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There is much talk about the decline of marketing departments. The general level of wailing and chest-beating in the industry is only exceeded by the cry from the big agency groups that their clients don’t love them any more and treat them like suppliers rather than partners.
What are the facts? Since companies and individuals are usually evasive about giving out bad news, researching such a subject is difficult. At The Ingram Partnership, we analysed the marketing trade press for the whole of 2003 and the first nine months of 2004 looking for reports of job changes at marketing departments. I would not pretend that the results are scientific, but the length of the survey and the amount of data gives a clear idea of the scale and trends involved in the issue.
The picture really is bleak. In the 21 months surveyed, 19 national companies were reported as scrapping the role of marketing director. Sixteen of these occurred in 2003, a tougher year for the industry than the present one.
There is evidence to suggest that marketing is now seen as less of a specialist skill. In four of the above cases, the managing director assumed control of the marketing function; in others, it was the commercial director.
The role of commercial director is on the rise.
In the same period, 22 companies appointed commercial directors. This is not always bad news for marketers: nine newly-appointed commercial directors came from a marketing background.
A commercial director also tends to have considerable power within a business. Jibes about marketing directors being “fluffy bunnies” are unlikely to be ever directed at a commercial director.
Far more serious is the fact that 86 businesses parted company with their marketing directors due to redundancy or “restructuring”. The categories most affected were retail, followed by finance and travel. There is no sign of this slowing down, with 49 marketing directors going in 2003 and 37 having already left in similar circumstances in the first nine months of 2004. In one week in September, cutbacks were reported at seven companies including Unilever, Jaguar and Lego.
Are there marketing director positions being created to compensate? We found a few, but certainly not enough to outweigh the companies that scrapped the marketing director role.
Another issue is the short tenure of most marketing directors. The average tenure of a UK marketer in any one job is commonly quoted as either “18 months” or “less than two years”. A survey quoted in Ad Age in May suggested that there was the same pattern in the US. According to that report, only 14 per cent of chief marketing officers had been with their company for more than three years. Half had been in their jobs only 12 months. Statistically, our survey wasn’t conclusive in this respect, but we found that 18 marketing directors who were “let go” had been in their jobs for a year or less. We would also point to Marketing Week’s annual survey in January. In 2003, it found that 50 per cent of marketers expected not to be in the same job in a year’s time. By 2004, the figure had risen to 55 per cent.
Perhaps it is not surprising that interim marketing directors are now used more widely when the position itself is regarded as “interim” by employer and employee alike. And rather than culling marketing departments, companies could soon decide to outsource them altogether - something unimaginable at one time.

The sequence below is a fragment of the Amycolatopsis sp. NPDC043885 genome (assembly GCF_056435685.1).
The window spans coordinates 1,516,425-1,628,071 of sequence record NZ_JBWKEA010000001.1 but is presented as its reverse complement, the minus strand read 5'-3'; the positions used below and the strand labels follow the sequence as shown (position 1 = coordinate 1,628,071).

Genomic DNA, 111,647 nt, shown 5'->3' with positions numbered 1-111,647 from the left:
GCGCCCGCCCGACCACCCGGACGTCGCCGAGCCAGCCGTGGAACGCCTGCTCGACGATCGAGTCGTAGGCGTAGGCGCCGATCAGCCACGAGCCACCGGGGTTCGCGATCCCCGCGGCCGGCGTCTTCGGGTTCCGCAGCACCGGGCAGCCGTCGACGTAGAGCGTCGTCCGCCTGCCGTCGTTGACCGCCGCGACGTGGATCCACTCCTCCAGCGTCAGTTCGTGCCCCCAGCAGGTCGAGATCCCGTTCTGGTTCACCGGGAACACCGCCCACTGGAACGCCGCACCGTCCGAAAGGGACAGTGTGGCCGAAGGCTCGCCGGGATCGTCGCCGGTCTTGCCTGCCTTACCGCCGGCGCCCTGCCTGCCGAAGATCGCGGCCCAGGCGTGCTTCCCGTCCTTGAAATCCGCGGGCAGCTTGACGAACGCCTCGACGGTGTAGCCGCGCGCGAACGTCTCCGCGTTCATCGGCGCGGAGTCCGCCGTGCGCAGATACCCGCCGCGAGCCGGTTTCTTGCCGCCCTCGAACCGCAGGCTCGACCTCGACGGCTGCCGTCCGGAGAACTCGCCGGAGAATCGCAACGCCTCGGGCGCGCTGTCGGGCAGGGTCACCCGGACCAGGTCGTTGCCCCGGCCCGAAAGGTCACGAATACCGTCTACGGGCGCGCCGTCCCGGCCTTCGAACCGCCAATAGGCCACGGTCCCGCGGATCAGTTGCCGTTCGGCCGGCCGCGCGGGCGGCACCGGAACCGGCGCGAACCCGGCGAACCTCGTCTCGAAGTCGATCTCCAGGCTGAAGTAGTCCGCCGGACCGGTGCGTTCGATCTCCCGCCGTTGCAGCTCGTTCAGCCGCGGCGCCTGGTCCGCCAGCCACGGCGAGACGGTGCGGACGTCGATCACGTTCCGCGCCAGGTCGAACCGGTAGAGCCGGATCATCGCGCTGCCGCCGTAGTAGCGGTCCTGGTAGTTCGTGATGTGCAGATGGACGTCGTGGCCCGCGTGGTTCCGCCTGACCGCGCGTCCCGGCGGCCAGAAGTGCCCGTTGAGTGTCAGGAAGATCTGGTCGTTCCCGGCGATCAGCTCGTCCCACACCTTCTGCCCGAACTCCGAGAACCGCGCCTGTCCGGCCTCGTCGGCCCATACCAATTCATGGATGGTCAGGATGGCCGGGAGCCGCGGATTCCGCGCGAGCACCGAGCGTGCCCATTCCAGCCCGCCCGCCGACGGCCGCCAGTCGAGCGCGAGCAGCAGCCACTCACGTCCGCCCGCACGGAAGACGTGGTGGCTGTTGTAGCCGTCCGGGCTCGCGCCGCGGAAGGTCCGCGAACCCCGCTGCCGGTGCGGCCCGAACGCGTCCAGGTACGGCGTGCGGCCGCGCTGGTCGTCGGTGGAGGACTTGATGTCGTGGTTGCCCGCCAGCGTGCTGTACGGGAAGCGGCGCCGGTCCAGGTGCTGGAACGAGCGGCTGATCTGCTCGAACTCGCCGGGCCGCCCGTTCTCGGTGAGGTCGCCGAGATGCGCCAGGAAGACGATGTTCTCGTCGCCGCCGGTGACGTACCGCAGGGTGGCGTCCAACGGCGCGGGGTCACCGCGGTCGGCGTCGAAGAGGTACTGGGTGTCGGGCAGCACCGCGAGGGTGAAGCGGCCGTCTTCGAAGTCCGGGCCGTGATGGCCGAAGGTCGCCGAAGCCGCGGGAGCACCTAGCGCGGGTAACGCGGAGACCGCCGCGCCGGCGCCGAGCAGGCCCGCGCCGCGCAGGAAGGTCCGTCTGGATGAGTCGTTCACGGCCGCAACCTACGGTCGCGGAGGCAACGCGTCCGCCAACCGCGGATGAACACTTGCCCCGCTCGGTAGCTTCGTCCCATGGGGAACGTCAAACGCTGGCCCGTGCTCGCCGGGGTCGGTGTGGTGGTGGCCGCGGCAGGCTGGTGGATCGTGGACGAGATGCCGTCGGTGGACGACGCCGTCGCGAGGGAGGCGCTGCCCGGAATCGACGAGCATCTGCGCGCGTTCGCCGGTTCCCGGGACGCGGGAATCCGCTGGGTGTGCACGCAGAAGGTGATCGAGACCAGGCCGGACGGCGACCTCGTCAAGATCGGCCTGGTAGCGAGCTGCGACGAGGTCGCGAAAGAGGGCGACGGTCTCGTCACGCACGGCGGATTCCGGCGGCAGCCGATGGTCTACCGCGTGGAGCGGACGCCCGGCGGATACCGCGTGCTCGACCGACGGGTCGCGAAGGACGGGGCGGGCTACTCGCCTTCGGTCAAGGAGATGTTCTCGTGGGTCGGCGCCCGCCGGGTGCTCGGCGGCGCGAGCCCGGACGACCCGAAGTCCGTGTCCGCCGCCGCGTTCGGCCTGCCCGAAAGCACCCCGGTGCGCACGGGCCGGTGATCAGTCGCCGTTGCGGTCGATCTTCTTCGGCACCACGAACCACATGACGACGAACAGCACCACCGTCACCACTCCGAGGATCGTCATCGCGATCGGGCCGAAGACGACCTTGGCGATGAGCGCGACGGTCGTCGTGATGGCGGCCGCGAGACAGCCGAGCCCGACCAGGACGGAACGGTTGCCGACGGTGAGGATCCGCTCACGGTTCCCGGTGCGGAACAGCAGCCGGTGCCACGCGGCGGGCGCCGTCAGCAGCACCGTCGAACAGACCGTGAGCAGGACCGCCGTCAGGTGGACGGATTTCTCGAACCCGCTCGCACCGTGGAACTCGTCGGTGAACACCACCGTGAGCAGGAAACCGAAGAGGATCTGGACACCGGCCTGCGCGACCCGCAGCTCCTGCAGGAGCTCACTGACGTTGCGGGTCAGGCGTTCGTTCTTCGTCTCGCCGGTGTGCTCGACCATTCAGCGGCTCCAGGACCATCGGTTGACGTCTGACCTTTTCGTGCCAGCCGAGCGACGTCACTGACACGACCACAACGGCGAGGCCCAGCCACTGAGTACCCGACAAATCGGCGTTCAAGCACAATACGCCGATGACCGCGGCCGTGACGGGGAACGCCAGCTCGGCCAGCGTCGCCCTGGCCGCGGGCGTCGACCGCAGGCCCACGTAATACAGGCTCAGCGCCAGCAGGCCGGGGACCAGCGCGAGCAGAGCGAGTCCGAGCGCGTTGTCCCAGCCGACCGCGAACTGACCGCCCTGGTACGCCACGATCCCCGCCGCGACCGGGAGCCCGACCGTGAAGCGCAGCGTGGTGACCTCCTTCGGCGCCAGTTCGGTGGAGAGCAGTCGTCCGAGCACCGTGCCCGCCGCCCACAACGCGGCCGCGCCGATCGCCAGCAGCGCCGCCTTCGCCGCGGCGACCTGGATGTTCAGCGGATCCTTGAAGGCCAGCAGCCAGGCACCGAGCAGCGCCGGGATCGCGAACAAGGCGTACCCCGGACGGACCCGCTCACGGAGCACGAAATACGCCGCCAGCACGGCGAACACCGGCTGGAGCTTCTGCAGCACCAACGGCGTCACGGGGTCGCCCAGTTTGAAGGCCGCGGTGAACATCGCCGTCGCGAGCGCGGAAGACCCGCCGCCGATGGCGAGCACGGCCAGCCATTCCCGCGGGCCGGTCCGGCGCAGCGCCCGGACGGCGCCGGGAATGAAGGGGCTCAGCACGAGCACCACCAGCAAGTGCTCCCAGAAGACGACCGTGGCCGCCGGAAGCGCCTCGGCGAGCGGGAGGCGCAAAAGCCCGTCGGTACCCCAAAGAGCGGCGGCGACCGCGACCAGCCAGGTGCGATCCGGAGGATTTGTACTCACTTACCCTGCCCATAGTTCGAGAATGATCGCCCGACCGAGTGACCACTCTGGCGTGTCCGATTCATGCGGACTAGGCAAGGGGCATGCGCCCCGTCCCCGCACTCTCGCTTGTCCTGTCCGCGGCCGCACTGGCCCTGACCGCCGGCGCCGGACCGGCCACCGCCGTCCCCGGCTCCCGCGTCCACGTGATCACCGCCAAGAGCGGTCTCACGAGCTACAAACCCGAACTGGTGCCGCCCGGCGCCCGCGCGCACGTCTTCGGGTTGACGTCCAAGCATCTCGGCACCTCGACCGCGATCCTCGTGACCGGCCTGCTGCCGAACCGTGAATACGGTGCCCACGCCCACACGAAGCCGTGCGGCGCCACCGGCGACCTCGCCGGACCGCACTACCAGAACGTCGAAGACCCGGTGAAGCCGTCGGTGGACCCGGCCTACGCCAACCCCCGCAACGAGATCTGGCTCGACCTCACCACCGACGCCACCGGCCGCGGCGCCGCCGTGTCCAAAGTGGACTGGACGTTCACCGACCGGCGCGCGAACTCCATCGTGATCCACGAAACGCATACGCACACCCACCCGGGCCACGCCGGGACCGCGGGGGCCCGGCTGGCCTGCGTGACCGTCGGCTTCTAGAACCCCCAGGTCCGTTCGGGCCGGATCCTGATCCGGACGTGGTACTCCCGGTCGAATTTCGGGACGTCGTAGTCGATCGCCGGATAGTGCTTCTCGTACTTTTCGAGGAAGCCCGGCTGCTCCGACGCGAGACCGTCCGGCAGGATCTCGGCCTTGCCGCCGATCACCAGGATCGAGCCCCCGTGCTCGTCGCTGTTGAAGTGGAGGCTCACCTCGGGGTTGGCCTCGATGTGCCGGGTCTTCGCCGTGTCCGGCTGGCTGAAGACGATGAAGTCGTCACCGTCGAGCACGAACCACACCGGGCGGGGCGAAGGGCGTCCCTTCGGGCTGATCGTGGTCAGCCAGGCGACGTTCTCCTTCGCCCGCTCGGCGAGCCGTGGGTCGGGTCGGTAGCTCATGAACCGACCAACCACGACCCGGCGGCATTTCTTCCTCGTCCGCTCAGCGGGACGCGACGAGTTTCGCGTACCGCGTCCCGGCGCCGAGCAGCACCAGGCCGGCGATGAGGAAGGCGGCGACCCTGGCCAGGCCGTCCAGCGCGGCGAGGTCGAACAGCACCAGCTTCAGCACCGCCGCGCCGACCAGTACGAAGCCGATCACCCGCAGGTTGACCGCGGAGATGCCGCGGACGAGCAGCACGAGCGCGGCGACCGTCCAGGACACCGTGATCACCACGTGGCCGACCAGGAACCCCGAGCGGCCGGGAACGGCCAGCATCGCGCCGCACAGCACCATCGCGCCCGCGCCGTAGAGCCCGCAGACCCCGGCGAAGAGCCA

Although many marketers have brought this situation on themselves, things really have gone too far. There is a clear crisis of confidence in the marketing sector. It is no wonder that The Marketing Society is holding a summit on November 17 when these key challenges are going to be addressed head on and with plenty of audience participation. The Society wants to produce a manifesto for the marketing industry. If it can’t build a consensus now, then surely it never will.
At the risk of gross over-simplification, there seem to be three categories of marketers today. First, there are the marketing luvvies who spend most of their time with their suppliers and see advertising as sticky tape for any situation. They go from job to job, hiring and firing agencies each time. They seem to spend precious little time communicating with and building relationships with other functions in their own company so they can really contribute to the business as a whole.
Second, there are the marketing businessmen. These take time out to find out about how all facets of their business work. But the third and biggest group are the “in-betweenies”. They’re undecided about which of the other two types to imitate in terms of their career path. My advice to them, in the interests of continuity of employment, is: follow the marketing businessmen.
Develop a huge interest in “the customer experience” in your company. Take ownership of it emotionally, not literally. This is not straightforward line management responsibility, since the customer experience is always influenced by several departments in a company, eg sales, HR and call centres as well as marketing. It amazes me that this is currently seen as such a big stretch. Most marketers would lay claim to being responsible for “the brand”, so they need to be aware of the “brand experience” which - gosh, how frustrating! - can’t be limited to communications campaigns alone.
They could do much worse than take a lead from Tim Mason, marketing director of Tesco. Mason describes his role as “representing the customer in the boardroom”. We would be willing to place a large bet that marketers who’ve evolved into businessmen, like Mason, Tim Pile at Sainsbury’s Bank and Martin George at BA don’t lie awake at night worrying about the declining influence of marketing.
This column was co-written by 1Chris Ingram and Toby Ashken of The Ingram Partnership
This column appears on the first Tuesday of every month